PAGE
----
Visitation Ministry Training for People Helping Ministry
Chief among the reasons why your church should have a visitation ministry is that people matter to both God and to you. Visiting them lets them know you care.
Click on a topic below:
Who Needs to Be Visited:
Anyone needing encouragement, comfort, or a sense of belonging would profit from a visit. While that could include everyone, there are certain individuals who especially need to be reminded that they aren't forgotten. These are people who can feel rather lonely at times.
- elderly people still living independently especially if they are shut-ins
- elderly or disabled people living in nursing homes
- people who are sick for a prolonged period of time
- people who are hospitalized
- bereaved people
- people in shelters
- people in crisis
We could add to the list those who are unsaved who may be reached through door-to-door visitation or bus ministry visitation. We could add visitors who may be encouraged to return by our hospitality outreach. Because this training section deals with helping ministries, we will primarily be dealing with the aforementioned list. Visitation to the unsaved and to visitors would fall more under outreach and assimilation ministries.
Who Should Do The Visitation:
Many a pastor has fallen under criticism for failure to do enough visitation. Realistically, however, if the pastor is to adequately prepare sermons, counsel, and provide general leadership for the church, little time remains to visit everyone. Some churches have hired a visitation pastor to bridge the gap. Some churches have a visitation committee or team to share the load.
The biblical reality, when you look at the one another passages of Scripture, is that visitation is a corporate effort not just the pastor's or committee's job. If we are truly going to express care for one another, then we must sometimes go where the people are. We must lay aside our busy schedules and excuses and make people a priority.
How nice it is if the pastor from the church visits in our time of need. How encouraging if another member also visits during this time of crisis. But to have numerous people visit over the course of time, now there's a caring church.
To be sure, visitation will come easier for some people than others. While we all should be visiting one another on occasion, especially in time of need, people with a more outgoing personality or with the gifts of hospitality, exhortation, and/or mercy will be more prone to make visitation a part of their regular ministry. Visiting is a viable ministry for people with this kind of gifting and/or personality, especially if their heart reaches out to people who are hurting, lonely, or in need.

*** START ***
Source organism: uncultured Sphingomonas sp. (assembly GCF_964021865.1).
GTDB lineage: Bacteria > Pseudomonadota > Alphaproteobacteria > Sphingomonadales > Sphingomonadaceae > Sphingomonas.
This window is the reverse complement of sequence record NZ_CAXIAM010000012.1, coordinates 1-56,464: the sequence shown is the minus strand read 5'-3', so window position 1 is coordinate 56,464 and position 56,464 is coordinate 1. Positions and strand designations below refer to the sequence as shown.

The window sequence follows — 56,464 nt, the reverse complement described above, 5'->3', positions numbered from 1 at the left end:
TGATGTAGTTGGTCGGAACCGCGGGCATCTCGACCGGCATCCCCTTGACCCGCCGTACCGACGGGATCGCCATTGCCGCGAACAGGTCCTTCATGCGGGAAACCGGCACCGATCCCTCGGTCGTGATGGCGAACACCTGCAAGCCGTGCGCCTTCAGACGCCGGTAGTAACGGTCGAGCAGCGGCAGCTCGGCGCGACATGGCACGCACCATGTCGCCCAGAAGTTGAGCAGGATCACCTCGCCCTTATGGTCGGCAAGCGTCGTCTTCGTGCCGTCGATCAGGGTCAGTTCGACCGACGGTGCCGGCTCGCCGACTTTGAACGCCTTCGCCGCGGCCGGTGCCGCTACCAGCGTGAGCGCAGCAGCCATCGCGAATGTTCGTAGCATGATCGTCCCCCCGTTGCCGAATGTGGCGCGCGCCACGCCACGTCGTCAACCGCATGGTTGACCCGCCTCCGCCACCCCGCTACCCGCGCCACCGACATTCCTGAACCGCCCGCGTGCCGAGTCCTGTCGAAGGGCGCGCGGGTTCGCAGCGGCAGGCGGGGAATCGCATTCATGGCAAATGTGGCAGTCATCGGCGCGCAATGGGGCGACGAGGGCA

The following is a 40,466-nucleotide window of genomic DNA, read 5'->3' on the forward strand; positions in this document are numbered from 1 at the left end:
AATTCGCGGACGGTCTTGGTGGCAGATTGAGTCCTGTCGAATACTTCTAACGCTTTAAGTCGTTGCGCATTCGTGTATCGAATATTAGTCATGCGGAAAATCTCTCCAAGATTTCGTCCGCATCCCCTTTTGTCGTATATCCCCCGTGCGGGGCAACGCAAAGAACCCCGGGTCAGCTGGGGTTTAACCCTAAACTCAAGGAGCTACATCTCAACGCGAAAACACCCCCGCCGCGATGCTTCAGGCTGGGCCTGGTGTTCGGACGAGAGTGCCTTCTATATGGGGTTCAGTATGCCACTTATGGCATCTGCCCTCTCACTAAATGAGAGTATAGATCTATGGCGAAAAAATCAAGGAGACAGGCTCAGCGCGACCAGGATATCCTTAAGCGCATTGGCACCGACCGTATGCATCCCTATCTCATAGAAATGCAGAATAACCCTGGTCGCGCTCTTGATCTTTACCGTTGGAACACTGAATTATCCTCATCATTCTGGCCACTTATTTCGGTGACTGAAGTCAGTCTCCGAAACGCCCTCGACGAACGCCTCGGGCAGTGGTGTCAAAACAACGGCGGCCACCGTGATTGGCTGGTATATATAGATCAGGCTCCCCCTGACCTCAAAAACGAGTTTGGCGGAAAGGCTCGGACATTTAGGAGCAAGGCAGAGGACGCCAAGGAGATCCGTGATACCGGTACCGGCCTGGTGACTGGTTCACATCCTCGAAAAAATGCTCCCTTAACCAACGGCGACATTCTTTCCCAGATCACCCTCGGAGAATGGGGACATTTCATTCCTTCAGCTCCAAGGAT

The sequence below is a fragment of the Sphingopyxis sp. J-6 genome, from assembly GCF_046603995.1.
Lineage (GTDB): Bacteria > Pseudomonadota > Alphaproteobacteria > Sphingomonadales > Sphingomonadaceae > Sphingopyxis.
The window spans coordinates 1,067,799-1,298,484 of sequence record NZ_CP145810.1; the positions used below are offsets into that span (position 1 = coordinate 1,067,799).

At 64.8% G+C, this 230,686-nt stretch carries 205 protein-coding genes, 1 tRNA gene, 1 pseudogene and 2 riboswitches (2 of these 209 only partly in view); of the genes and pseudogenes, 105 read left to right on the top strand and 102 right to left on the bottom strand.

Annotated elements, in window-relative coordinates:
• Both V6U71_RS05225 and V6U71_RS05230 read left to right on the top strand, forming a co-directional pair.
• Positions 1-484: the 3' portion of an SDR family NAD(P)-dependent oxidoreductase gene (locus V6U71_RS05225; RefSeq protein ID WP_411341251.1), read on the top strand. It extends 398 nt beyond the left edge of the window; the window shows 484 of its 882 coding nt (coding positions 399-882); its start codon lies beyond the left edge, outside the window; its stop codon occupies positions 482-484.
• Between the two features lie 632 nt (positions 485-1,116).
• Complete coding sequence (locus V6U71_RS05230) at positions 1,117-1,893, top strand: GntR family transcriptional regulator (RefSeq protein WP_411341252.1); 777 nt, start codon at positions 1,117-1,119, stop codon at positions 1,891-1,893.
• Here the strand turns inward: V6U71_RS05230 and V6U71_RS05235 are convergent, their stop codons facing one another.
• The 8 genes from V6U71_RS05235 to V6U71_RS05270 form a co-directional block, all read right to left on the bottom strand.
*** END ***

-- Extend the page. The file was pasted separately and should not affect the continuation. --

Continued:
What Should Happen in a Typical Visit:
Fear of not knowing what to say or do is one of the big stumbling blocks to going out on visitation. You don't have to have a planned program to visit someone. Just being there matters more to them than what you do or say. Your presence communicates that you care and that is the bottom line in visiting someone in need. If you go with an obvious agenda, or planned out speech, people could feel that your agenda matters more than they do.
Here are some tips:
- Spend most of your time listening. Let them talk. Get to know them better. Learn about their needs. You don't always have to throw out pearls of wisdom into a situation. A person could find great relief simply by being allowed to talk. Don't change the subject when they talk about something you find uncomfortable. Learn how to be a better listener.
- Remember that you are there for them and not for yourself. You are their guest so respect their space -- don't push your ideas on them; let them minister to you, respect their property -- don't rearrange things without their permission, and respect their time -- don't overextend your welcome.
- Be sensitive with the kind of stories you tell. A person with cancer or with a loved one dying from cancer, does not need to hear everybody else's hardship or remedy for cancer.
- Extend the gift of touch. A hug, a hand on the shoulder, or holding their hand breaks through the barriers and communicates warmth.
- Offer to pray with or for them. Even non-Christians will often welcome prayer in their time of need.
- Leave something with them like a card, a flower, a balloon, a picture, music, a book, last week's bulletin, food, or any small token. A gift, however small, tends to brighten the spirit and leaves a reminder of your visit. It does not have to be costly. Leaving something with people is not a requirement for visiting but simply a nice thing to do. If you don't have anything to take, go anyway. Your presence matters most. If you do take something with you, be sensitive to the person's situation. For example, you wouldn't want to take a book to an older person who may not be able to see well. Think through what you bring. Mouthwash becomes a source of alcohol for inmates. Suicidal patients in a mental ward cannot have anything sharp or wrapped in plastic.